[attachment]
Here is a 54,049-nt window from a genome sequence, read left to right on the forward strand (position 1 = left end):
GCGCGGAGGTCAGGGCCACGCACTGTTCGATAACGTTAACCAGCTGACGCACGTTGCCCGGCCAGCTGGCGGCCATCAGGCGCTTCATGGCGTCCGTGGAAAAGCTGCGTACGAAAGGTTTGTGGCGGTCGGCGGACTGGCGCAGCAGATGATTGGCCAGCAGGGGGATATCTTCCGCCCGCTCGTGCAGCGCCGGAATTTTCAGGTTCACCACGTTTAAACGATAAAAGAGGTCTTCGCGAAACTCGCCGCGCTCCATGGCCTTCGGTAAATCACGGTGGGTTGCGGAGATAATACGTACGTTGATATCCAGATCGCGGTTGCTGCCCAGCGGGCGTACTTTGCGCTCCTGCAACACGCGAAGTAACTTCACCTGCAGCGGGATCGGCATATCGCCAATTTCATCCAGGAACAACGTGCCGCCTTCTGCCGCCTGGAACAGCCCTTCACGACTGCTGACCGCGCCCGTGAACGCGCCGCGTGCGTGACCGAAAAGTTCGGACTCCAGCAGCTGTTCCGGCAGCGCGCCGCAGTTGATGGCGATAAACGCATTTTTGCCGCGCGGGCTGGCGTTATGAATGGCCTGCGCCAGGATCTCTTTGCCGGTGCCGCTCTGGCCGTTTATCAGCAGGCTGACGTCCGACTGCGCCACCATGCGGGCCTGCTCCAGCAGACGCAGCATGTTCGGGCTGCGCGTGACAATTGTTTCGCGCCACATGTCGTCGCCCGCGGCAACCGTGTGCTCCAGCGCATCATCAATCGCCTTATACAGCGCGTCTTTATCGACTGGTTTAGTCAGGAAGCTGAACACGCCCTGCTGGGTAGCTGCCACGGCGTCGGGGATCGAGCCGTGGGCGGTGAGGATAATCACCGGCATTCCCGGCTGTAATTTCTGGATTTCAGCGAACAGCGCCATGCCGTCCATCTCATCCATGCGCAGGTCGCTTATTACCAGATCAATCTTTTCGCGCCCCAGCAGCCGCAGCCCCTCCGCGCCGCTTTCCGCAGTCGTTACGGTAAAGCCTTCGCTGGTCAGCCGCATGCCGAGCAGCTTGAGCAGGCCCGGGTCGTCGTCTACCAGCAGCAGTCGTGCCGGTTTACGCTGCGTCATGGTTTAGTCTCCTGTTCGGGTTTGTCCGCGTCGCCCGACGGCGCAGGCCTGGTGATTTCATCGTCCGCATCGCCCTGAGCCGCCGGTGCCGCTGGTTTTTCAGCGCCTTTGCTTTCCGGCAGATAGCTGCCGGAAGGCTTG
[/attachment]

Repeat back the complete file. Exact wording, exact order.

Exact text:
Here is a 54,049-nt window from a genome sequence, read left to right on the forward strand (position 1 = left end):
GCGCGGAGGTCAGGGCCACGCACTGTTCGATAACGTTAACCAGCTGACGCACGTTGCCCGGCCAGCTGGCGGCCATCAGGCGCTTCATGGCGTCCGTGGAAAAGCTGCGTACGAAAGGTTTGTGGCGGTCGGCGGACTGGCGCAGCAGATGATTGGCCAGCAGGGGGATATCTTCCGCCCGCTCGTGCAGCGCCGGAATTTTCAGGTTCACCACGTTTAAACGATAAAAGAGGTCTTCGCGAAACTCGCCGCGCTCCATGGCCTTCGGTAAATCACGGTGGGTTGCGGAGATAATACGTACGTTGATATCCAGATCGCGGTTGCTGCCCAGCGGGCGTACTTTGCGCTCCTGCAACACGCGAAGTAACTTCACCTGCAGCGGGATCGGCATATCGCCAATTTCATCCAGGAACAACGTGCCGCCTTCTGCCGCCTGGAACAGCCCTTCACGACTGCTGACCGCGCCCGTGAACGCGCCGCGTGCGTGACCGAAAAGTTCGGACTCCAGCAGCTGTTCCGGCAGCGCGCCGCAGTTGATGGCGATAAACGCATTTTTGCCGCGCGGGCTGGCGTTATGAATGGCCTGCGCCAGGATCTCTTTGCCGGTGCCGCTCTGGCCGTTTATCAGCAGGCTGACGTCCGACTGCGCCACCATGCGGGCCTGCTCCAGCAGACGCAGCATGTTCGGGCTGCGCGTGACAATTGTTTCGCGCCACATGTCGTCGCCCGCGGCAACCGTGTGCTCCAGCGCATCATCAATCGCCTTATACAGCGCGTCTTTATCGACTGGTTTAGTCAGGAAGCTGAACACGCCCTGCTGGGTAGCTGCCACGGCGTCGGGGATCGAGCCGTGGGCGGTGAGGATAATCACCGGCATTCCCGGCTGTAATTTCTGGATTTCAGCGAACAGCGCCATGCCGTCCATCTCATCCATGCGCAGGTCGCTTATTACCAGATCAATCTTTTCGCGCCCCAGCAGCCGCAGCCCCTCCGCGCCGCTTTCCGCAGTCGTTACGGTAAAGCCTTCGCTGGTCAGCCGCATGCCGAGCAGCTTGAGCAGGCCCGGGTCGTCGTCTACCAGCAGCAGTCGTGCCGGTTTACGCTGCGTCATGGTTTAGTCTCCTGTTCGGGTTTGTCCGCGTCGCCCGACGGCGCAGGCCTGGTGATTTCATCGTCCGCATCGCCCTGAGCCGCCGGTGCCGCTGGTTTTTCAGCGCCTTTGCTTTCCGGCAGATAGCTGCCGGAAGGCTTG